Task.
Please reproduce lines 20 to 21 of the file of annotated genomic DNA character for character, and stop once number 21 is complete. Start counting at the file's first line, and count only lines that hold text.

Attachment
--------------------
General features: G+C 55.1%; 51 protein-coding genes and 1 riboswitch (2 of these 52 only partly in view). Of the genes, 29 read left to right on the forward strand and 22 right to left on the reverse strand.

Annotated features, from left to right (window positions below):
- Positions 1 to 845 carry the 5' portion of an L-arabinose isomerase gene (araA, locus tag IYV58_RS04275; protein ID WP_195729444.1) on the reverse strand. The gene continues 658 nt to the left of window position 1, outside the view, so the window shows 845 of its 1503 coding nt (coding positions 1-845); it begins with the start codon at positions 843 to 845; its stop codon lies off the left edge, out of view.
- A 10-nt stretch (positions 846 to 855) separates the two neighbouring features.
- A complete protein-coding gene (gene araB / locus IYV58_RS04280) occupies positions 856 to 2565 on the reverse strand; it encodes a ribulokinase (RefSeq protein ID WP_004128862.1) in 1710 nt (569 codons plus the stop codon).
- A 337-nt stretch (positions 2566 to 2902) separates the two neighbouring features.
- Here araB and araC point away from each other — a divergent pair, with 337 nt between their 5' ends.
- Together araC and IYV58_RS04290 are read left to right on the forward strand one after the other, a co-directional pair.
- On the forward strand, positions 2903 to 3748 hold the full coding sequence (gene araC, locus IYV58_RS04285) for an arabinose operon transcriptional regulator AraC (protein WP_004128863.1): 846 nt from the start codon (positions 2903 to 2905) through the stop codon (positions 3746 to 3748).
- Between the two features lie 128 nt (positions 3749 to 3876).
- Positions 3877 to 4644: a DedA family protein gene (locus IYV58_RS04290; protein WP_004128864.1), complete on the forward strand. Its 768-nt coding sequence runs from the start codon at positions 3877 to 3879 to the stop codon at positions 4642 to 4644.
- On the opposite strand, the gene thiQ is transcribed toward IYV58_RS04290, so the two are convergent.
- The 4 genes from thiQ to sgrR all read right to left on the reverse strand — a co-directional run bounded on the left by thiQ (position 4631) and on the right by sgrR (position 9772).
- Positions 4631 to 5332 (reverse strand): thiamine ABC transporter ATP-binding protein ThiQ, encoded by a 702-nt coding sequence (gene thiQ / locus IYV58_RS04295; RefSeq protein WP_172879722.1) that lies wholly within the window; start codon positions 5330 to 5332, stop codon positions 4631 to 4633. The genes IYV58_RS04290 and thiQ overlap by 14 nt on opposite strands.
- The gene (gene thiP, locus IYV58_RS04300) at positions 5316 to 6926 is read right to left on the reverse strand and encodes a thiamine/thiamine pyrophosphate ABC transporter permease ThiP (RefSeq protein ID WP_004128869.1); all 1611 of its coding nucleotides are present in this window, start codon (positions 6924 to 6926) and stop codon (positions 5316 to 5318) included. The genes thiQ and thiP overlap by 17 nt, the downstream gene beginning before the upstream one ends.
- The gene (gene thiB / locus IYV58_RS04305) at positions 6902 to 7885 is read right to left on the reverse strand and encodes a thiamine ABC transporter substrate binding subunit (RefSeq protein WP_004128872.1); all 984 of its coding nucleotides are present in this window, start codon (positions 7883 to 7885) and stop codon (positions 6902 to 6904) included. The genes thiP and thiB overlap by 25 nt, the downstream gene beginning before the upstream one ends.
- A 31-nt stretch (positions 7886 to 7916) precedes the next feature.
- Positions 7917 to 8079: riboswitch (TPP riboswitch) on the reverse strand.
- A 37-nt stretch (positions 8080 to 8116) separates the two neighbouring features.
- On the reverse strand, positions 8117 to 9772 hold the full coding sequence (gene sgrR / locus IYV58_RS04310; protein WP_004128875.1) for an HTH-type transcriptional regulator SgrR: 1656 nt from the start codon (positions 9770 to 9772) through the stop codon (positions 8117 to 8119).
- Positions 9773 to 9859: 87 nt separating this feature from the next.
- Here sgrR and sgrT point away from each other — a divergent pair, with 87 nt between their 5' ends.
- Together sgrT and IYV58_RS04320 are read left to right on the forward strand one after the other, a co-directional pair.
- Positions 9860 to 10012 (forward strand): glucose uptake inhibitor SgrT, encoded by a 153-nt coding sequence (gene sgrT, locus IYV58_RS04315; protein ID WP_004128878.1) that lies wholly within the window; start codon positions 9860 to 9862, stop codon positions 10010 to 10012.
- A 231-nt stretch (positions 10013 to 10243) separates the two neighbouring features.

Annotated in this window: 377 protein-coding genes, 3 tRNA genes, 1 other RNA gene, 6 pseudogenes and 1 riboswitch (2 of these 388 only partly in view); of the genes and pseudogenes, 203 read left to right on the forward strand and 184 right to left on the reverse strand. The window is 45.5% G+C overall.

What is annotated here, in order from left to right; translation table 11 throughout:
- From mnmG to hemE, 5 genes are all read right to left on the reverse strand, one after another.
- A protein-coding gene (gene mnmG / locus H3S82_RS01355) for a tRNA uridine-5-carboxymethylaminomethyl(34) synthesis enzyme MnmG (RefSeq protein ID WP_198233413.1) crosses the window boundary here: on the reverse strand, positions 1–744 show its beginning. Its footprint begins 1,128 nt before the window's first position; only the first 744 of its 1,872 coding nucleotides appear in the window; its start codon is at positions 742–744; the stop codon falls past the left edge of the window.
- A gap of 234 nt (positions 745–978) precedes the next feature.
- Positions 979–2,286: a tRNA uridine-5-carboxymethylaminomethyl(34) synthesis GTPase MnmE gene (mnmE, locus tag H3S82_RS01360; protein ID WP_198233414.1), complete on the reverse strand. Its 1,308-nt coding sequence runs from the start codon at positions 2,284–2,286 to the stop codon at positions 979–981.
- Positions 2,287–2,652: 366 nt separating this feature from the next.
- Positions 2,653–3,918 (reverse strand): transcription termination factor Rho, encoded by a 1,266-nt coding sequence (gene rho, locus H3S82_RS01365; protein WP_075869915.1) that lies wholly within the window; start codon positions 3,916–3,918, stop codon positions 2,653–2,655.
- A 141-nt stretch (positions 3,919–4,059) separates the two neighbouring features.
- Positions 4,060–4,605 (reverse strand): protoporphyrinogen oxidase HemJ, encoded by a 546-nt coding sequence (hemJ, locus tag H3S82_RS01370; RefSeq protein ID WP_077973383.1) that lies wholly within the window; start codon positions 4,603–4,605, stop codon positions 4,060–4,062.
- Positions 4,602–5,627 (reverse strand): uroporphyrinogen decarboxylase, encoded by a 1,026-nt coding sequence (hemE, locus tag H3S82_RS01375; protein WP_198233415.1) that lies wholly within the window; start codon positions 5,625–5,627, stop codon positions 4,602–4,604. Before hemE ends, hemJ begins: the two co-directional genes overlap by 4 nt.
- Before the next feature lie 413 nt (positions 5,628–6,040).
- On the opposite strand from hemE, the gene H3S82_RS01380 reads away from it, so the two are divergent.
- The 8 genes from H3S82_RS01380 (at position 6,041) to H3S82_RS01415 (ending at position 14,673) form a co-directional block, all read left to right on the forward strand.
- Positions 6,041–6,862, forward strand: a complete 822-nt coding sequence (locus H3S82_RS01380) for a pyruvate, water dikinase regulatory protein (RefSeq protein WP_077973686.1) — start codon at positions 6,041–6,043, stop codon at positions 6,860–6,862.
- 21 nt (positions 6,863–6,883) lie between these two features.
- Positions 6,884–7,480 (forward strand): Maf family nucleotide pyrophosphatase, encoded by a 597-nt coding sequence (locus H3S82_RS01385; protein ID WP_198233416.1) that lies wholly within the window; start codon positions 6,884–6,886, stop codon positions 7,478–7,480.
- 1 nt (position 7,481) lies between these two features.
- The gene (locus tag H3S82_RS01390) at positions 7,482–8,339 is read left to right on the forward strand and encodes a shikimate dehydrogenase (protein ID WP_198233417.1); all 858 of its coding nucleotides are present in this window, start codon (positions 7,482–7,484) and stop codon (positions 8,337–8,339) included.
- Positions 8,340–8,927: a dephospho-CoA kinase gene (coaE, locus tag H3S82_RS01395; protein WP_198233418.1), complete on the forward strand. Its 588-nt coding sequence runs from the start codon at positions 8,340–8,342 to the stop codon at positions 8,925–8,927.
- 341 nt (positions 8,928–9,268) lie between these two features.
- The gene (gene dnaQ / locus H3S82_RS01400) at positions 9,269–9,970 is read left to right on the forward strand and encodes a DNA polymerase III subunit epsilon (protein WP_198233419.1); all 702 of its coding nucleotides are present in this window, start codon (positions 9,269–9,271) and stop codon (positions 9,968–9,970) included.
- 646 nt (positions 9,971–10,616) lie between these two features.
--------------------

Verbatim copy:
- On the reverse strand, positions 8117 to 9772 hold the full coding sequence (gene sgrR / locus IYV58_RS04310; protein WP_004128875.1) for an HTH-type transcriptional regulator SgrR: 1656 nt from the start codon (positions 9770 to 9772) through the stop codon (positions 8117 to 8119).
- Positions 9773 to 9859: 87 nt separating this feature from the next.